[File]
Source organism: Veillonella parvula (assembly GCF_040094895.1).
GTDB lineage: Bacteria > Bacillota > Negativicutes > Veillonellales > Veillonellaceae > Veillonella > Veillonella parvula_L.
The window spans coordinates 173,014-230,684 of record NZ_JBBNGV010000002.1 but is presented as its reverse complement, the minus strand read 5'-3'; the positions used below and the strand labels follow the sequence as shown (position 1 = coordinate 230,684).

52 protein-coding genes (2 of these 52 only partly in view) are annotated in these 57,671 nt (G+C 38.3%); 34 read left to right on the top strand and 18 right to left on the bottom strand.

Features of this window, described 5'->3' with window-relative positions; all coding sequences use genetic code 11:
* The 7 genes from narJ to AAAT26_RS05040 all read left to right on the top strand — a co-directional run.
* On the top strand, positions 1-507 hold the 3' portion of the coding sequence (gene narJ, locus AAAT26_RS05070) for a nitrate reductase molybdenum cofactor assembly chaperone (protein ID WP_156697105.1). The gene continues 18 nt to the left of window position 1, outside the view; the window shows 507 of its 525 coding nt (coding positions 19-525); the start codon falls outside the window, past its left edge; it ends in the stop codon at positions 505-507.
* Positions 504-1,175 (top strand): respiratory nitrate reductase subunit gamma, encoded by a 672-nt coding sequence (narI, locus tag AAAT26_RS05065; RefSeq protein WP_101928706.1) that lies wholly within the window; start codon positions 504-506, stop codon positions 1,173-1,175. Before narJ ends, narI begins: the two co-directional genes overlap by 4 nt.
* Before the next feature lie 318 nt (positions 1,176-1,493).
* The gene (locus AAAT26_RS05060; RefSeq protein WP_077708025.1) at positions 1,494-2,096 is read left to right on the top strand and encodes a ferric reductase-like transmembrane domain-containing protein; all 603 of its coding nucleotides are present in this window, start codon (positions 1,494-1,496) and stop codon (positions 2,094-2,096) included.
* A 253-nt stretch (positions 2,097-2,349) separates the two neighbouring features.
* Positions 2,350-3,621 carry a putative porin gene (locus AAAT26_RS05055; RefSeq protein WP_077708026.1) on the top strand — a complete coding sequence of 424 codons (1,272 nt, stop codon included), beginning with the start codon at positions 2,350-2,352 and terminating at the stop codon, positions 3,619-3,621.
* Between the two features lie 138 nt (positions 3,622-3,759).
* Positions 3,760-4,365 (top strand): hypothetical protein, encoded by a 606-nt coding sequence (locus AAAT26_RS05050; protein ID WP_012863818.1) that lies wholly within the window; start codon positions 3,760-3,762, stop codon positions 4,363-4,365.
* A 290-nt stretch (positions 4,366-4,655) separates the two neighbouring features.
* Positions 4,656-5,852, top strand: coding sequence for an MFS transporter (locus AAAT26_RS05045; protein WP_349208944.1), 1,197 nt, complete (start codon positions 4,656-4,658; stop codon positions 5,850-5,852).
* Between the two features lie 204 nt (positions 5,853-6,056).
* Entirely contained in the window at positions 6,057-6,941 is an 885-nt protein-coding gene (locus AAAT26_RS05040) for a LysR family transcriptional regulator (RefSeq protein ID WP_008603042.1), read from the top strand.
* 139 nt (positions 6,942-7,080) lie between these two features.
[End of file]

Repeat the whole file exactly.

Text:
Source organism: Veillonella parvula (assembly GCF_040094895.1).
GTDB lineage: Bacteria > Bacillota > Negativicutes > Veillonellales > Veillonellaceae > Veillonella > Veillonella parvula_L.
The window spans coordinates 173,014-230,684 of record NZ_JBBNGV010000002.1 but is presented as its reverse complement, the minus strand read 5'-3'; the positions used below and the strand labels follow the sequence as shown (position 1 = coordinate 230,684).

52 protein-coding genes (2 of these 52 only partly in view) are annotated in these 57,671 nt (G+C 38.3%); 34 read left to right on the top strand and 18 right to left on the bottom strand.

Features of this window, described 5'->3' with window-relative positions; all coding sequences use genetic code 11:
* The 7 genes from narJ to AAAT26_RS05040 all read left to right on the top strand — a co-directional run.
* On the top strand, positions 1-507 hold the 3' portion of the coding sequence (gene narJ, locus AAAT26_RS05070) for a nitrate reductase molybdenum cofactor assembly chaperone (protein ID WP_156697105.1). The gene continues 18 nt to the left of window position 1, outside the view; the window shows 507 of its 525 coding nt (coding positions 19-525); the start codon falls outside the window, past its left edge; it ends in the stop codon at positions 505-507.
* Positions 504-1,175 (top strand): respiratory nitrate reductase subunit gamma, encoded by a 672-nt coding sequence (narI, locus tag AAAT26_RS05065; RefSeq protein WP_101928706.1) that lies wholly within the window; start codon positions 504-506, stop codon positions 1,173-1,175. Before narJ ends, narI begins: the two co-directional genes overlap by 4 nt.
* Before the next feature lie 318 nt (positions 1,176-1,493).
* The gene (locus AAAT26_RS05060; RefSeq protein WP_077708025.1) at positions 1,494-2,096 is read left to right on the top strand and encodes a ferric reductase-like transmembrane domain-containing protein; all 603 of its coding nucleotides are present in this window, start codon (positions 1,494-1,496) and stop codon (positions 2,094-2,096) included.
* A 253-nt stretch (positions 2,097-2,349) separates the two neighbouring features.
* Positions 2,350-3,621 carry a putative porin gene (locus AAAT26_RS05055; RefSeq protein WP_077708026.1) on the top strand — a complete coding sequence of 424 codons (1,272 nt, stop codon included), beginning with the start codon at positions 2,350-2,352 and terminating at the stop codon, positions 3,619-3,621.
* Between the two features lie 138 nt (positions 3,622-3,759).
* Positions 3,760-4,365 (top strand): hypothetical protein, encoded by a 606-nt coding sequence (locus AAAT26_RS05050; protein ID WP_012863818.1) that lies wholly within the window; start codon positions 3,760-3,762, stop codon positions 4,363-4,365.
* A 290-nt stretch (positions 4,366-4,655) separates the two neighbouring features.
* Positions 4,656-5,852, top strand: coding sequence for an MFS transporter (locus AAAT26_RS05045; protein WP_349208944.1), 1,197 nt, complete (start codon positions 4,656-4,658; stop codon positions 5,850-5,852).
* Between the two features lie 204 nt (positions 5,853-6,056).
* Entirely contained in the window at positions 6,057-6,941 is an 885-nt protein-coding gene (locus AAAT26_RS05040) for a LysR family transcriptional regulator (RefSeq protein ID WP_008603042.1), read from the top strand.
* 139 nt (positions 6,942-7,080) lie between these two features.